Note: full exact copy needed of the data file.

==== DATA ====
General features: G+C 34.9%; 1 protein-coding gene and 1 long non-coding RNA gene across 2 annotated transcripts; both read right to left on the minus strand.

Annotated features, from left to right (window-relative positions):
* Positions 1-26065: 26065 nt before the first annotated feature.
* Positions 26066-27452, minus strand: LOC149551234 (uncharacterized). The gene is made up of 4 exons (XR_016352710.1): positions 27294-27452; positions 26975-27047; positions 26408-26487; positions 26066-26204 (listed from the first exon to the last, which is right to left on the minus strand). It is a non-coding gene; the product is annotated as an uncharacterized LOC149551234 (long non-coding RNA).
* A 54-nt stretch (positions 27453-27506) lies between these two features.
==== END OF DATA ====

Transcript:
General features: G+C 34.9%; 1 protein-coding gene and 1 long non-coding RNA gene across 2 annotated transcripts; both read right to left on the minus strand.

Annotated features, from left to right (window-relative positions):
* Positions 1-26065: 26065 nt before the first annotated feature.
* Positions 26066-27452, minus strand: LOC149551234 (uncharacterized). The gene is made up of 4 exons (XR_016352710.1): positions 27294-27452; positions 26975-27047; positions 26408-26487; positions 26066-26204 (listed from the first exon to the last, which is right to left on the minus strand). It is a non-coding gene; the product is annotated as an uncharacterized LOC149551234 (long non-coding RNA).
* A 54-nt stretch (positions 27453-27506) lies between these two features.